Hotels possess a treasure trove of private information about their guests. Everything from the guest’s name, address, credit card and vehicle information to the number of guests in the party, arrival and departure dates and the amount paid for the stay. Needless to say, that data can be extremely useful to law enforcement. Indeed, many municipalities across the country, including the city of Los Angeles, have ordinances that not only require hotels to record and maintain such information in guest registries, but also require the establishment to make the data available to police for inspection. Moreover, failure to produce guest records for inspection can be a crime. But is a law that requires businesses to provide data about their customers to police absent a search warrant, subpoena or some exigent circumstance, constitutional? It is not, according to the Supreme Court last week.

A group of motel operators challenged the constitutionality of Los Angeles’ guest registry ordinances and, specifically, the authority of police to inspect, unannounced and without judicial review, data about their guests. In City of Los Angeles v. Patel et al, 576 U.S. ____ (2015), the Supreme Court in a 5-4 decision, struck down the law as facially unconstitutional under the Fourth Amendment. While most citizens recognize that the Fourth Amendment protects against unreasonable searches and seizures, and that police generally cannot search without a warrant, this is actually a much nuanced area of law.

Searches without prior judicial review are per se unreasonable, except for certain well established exceptions. So called “administrative searches” are one such exception to the warrant requirement. An administrative search occurs when the primary purpose of the search is distinguishable from general crime control, such as ensuring compliance with a record keeping requirement. Therefore, the majority determined that police inspecting a hotel registry is akin to an administrative search. And although administrative searches may be conducted without a warrant, they are not without limitation. The subject of an administrative search “must be afforded an opportunity to obtain precompliance review before a neutral decisionmaker.” In other words, the hotel operator must have a mechanism to challenge the legitimacy of the search before complying. Further, the majority rejected the City’s argument that hotels are a closely regulated industry and, thus, entitled to only minimal privacy protection. Indeed, the Supreme Court has only identified four industries – liquor sales, firearms dealing, mining and automobile junkyards – that are so highly regulated to lose a reasonable expectation of privacy. Hotels, on the other hand, do not fall into that category. Finally, while the majority declined to prescribe the specific means of precompliance review necessary for the ordinance to pass constitutional muster, it suggested that issuing a subpoena to the hotel operator would suffice. A subpoena would permit, but not require, a hotel operator to challenge the search before submitting to inspection. And would only mandate judicial review in the limited instances where a hotel operator actually objected.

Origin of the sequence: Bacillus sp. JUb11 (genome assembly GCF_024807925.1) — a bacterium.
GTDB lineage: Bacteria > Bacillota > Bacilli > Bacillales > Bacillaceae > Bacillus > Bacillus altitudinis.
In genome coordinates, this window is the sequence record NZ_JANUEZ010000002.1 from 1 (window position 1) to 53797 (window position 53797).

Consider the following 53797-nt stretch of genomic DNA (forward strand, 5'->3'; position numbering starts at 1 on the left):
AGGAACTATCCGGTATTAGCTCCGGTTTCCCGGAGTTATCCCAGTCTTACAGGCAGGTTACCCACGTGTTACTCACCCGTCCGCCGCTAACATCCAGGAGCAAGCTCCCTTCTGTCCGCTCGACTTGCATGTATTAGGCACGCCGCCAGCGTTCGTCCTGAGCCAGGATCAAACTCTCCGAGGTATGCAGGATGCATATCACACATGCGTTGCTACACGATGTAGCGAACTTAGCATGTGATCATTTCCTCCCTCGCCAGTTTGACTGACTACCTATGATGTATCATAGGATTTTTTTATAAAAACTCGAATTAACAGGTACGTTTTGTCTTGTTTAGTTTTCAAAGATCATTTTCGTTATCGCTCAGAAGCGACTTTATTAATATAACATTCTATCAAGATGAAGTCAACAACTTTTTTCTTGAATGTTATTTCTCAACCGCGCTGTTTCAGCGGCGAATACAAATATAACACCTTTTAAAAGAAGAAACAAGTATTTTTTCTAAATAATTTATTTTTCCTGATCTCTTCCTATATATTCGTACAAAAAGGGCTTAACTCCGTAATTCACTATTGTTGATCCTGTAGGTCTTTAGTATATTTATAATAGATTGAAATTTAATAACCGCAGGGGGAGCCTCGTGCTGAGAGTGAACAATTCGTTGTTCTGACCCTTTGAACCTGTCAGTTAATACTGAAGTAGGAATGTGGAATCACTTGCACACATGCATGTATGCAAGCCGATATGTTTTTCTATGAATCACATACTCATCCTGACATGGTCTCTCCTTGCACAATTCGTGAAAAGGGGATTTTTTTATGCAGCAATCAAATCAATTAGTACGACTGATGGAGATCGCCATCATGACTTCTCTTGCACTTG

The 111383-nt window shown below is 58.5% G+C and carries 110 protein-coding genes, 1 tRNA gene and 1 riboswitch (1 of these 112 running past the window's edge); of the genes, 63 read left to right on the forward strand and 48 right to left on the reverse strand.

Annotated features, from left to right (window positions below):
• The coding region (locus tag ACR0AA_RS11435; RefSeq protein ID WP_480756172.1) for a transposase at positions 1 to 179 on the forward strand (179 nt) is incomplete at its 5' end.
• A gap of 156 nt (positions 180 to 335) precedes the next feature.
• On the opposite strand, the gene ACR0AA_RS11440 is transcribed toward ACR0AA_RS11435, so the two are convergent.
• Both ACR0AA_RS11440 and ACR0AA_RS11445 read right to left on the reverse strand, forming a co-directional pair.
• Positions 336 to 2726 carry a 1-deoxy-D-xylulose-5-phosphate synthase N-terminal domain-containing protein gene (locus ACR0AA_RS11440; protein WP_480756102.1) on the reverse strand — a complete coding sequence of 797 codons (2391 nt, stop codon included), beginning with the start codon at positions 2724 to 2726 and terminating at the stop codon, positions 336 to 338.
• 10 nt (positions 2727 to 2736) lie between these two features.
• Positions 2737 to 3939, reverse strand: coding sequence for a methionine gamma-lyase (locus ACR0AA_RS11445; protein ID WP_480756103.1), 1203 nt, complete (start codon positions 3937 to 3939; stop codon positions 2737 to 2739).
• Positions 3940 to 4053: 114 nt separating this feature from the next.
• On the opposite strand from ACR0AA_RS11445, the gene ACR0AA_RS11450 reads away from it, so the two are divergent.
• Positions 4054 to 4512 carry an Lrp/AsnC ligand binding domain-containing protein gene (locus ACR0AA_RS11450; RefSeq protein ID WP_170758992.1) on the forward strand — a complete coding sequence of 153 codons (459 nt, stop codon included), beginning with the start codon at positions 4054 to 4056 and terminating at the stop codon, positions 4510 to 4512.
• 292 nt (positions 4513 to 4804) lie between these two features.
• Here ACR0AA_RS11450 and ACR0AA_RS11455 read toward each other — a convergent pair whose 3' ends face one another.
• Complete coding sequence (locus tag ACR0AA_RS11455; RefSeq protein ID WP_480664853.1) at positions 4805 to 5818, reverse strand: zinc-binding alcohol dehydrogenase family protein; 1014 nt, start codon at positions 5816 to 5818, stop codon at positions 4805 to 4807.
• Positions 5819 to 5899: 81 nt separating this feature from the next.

This decision has broader implications than simply to hotel operators in Los Angeles (and their registered guests). Privacy advocates have applauded the ruling for supporting a business’s right to protect customer data, and for opening the door to future challenges to the constitutionality of similar government searches. The ruling also demonstrates that facial challenges to a statute or ordinance under the Fourth Amendment, although difficult, can be successful. And while the majority’s opinion did not specifically focus on the privacy rights of hotel guests, the Supreme Court has found the right to privacy to be at the core of the Fourth Amendment.